AdamReviewed By Mel Valentin
Posted 08/07/09 09:00:00
(Worth A Look)
Romantic comedies and romantic dramas are, at their most fundamental, conservative genres. They tend to focus on heterosexual coupling, typically ending with monogamous commitment (romantic comedy) or life-lessons learned (romantic drama). Hollywood studio executives seem content to modify generic elements (i.e., socio-economic backgrounds, age, ethnicity) while keeping the genreís underlying thematic content. On occasion, as with the recent "(500) Days of Summer," an anti-romantic comedy, and now "Adam," Max Mayerís feature-length debut centered on an unlikely romance, the formula either gets upended or, at least, gently tweaked, provided moviegoers with a few surprises, emotional, dramatic, or otherwise.Superficially, Adam Raki (Hugh Dancy) resembles every other twenty-something approaching thirty. He seems uncomfortable in social situations, both at work and elsewhere, but his intense introspection is exactly what we expect will disappear when he meets his new neighbor, Beth Buchwald (Rose Byrne). Adam, however, isnít an ordinary twenty-something. His social awkwardness and self-imposed isolation isnít due to a lonely childhood or a character flaw, but to Aspergerís Syndrome, a neurological condition that inhibits his ability to socially interact with other people. He canít ďreadĒ facial expressions, body language, or vocal intonation. With the loss of first his father and then his job, Adam has only an old family friend, Harlan (Frankie Faison), to rely on.
Once Beth, a schoolteacher, learns Adam has Aspergerís, her first instinct is to learn as much about it as possible. A romantic relationship with Adam, however, seems more problematic. Adamís inability to express himself emotionally or empathize with others, except superficially, makes him a seemingly non-viable choice for a long-term relationship. But Beth, still scarred from a previous relationship, finds it difficult to resist Adamís naÔvetť and innocence. Bethís father, Marty (Peter Gallagher), under indictment for fraud, and a chilly relationship with her mother, Rebecca (Amy Irving), adds to Bethís emotional burdens. Adamís emotional fragility, his emotional immaturity, his emotional vulnerability prove to be obstacles to a long-term relationship with Beth.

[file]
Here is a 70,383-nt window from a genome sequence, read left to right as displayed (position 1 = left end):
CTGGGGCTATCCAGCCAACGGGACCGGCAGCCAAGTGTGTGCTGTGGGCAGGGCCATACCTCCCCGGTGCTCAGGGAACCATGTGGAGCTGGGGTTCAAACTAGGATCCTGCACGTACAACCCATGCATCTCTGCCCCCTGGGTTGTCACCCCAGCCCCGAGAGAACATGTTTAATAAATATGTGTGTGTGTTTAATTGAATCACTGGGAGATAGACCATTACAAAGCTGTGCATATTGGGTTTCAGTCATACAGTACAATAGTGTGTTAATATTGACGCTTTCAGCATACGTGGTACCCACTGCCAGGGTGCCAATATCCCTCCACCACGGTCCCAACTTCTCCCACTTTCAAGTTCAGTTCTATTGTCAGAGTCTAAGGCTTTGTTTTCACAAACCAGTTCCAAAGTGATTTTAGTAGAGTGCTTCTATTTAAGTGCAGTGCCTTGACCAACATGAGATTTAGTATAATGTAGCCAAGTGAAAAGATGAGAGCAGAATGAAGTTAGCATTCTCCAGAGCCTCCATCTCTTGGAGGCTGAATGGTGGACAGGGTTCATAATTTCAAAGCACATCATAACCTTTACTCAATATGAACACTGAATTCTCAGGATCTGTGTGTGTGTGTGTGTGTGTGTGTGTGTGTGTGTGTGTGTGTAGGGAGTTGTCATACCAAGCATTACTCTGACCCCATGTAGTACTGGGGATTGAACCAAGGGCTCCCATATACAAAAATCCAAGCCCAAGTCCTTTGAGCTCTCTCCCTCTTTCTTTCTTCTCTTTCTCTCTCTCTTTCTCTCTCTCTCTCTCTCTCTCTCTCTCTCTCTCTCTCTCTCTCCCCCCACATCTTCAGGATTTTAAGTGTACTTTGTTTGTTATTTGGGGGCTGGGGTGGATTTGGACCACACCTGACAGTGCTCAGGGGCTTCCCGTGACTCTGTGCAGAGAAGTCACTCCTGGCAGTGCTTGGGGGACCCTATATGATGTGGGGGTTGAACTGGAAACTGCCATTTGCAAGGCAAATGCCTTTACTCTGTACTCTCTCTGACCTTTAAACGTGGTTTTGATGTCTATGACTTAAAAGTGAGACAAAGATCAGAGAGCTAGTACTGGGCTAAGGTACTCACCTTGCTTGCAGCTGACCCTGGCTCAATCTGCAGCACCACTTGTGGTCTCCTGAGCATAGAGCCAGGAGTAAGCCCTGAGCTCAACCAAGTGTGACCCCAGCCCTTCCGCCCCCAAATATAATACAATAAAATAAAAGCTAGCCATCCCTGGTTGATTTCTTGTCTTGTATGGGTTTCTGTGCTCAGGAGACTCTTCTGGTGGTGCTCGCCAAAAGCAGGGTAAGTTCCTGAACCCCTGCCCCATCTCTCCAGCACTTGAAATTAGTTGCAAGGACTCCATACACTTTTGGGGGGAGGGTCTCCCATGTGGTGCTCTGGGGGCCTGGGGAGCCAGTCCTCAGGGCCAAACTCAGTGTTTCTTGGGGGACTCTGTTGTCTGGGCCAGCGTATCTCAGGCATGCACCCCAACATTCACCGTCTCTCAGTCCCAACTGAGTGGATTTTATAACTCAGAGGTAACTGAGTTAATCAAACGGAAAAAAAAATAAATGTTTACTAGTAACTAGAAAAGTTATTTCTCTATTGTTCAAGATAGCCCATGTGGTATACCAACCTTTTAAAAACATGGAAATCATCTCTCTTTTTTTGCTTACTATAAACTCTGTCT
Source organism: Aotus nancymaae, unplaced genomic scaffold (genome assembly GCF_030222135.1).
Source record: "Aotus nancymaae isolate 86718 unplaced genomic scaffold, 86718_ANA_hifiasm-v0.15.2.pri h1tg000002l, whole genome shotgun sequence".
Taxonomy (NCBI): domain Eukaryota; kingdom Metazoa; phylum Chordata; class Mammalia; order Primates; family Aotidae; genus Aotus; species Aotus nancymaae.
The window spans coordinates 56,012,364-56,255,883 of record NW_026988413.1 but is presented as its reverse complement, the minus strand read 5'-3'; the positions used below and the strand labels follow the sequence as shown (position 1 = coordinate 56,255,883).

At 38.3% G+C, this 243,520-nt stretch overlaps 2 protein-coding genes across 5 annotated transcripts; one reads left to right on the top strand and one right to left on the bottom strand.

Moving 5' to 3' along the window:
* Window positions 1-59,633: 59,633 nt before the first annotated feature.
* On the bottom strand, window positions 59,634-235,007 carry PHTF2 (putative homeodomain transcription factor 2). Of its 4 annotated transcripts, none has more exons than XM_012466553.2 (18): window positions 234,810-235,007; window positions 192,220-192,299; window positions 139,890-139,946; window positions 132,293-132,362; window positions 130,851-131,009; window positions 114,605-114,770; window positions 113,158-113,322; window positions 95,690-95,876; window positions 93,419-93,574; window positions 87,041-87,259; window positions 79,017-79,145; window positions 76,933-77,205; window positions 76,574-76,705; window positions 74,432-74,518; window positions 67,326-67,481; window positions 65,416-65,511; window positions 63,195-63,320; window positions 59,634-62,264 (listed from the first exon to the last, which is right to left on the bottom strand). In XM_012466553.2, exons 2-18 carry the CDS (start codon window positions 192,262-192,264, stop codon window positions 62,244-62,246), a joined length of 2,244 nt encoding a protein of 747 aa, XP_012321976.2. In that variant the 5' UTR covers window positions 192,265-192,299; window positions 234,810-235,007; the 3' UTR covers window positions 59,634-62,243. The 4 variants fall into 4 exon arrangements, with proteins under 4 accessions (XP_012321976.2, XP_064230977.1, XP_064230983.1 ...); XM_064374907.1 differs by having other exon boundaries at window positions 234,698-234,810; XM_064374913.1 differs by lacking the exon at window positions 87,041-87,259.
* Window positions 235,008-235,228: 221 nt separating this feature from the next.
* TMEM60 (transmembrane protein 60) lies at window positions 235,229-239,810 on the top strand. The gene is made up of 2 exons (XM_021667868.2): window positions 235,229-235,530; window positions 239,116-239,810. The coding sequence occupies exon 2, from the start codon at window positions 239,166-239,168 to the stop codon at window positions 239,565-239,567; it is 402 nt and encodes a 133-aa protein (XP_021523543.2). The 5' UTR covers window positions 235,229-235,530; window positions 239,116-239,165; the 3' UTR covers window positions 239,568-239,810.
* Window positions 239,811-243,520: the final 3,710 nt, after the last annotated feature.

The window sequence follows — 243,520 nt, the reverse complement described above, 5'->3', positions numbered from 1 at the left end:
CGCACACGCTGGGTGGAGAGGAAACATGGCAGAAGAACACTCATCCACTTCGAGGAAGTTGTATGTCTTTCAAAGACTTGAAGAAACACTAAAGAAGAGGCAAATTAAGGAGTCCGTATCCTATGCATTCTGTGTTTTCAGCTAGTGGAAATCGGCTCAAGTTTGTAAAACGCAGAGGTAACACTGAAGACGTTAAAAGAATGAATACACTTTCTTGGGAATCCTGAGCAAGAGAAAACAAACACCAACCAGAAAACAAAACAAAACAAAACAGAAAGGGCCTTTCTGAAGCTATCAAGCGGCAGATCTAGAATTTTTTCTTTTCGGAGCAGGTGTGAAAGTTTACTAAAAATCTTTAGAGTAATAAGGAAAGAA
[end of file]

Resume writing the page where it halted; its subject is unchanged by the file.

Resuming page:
On a narrative level, Adam follows a familiar path, at least when it comes to romantic dramas as it follows the ups-and-downs of Adam and Bethís stop-start romantic relationship, with the additional complication of Bethís family life and Adamís search for a new job after heís laid off. Itís in these added complications that Adam stumbles. Either complication would seem organic on a narrative level, but both complications, dependent on outside forces, feels contrived and forced, the result of an unfocused screenplay or a first-time writer who should have used his characters rather than external events to drive the narrative to its resolution. In the resolution at least, Adam works on an emotional level.Faults aside, Mayer deserves credit for his sensitive approach to Aspergerís Syndrome. Part of that credit, of course, belongs to the talented cast. Usually relegated to bland romantic leads, Dancy makes Adam never less than engaging (a hard task given Adamís emotional limitations). As Beth, Rose Byrne more than carries her half of the emotion-heavy scenes. Mayerís luck with actors (or his skill with them, to be fair) extends to a mostly veteran supporting cast, including Peter Gallagher, Amy Irving, and Frankie Faison. As a writer-director, Mayer certainly shows promise. A less contrivance-dependent screenplay should help him next time around (and, at minimum, there should be).
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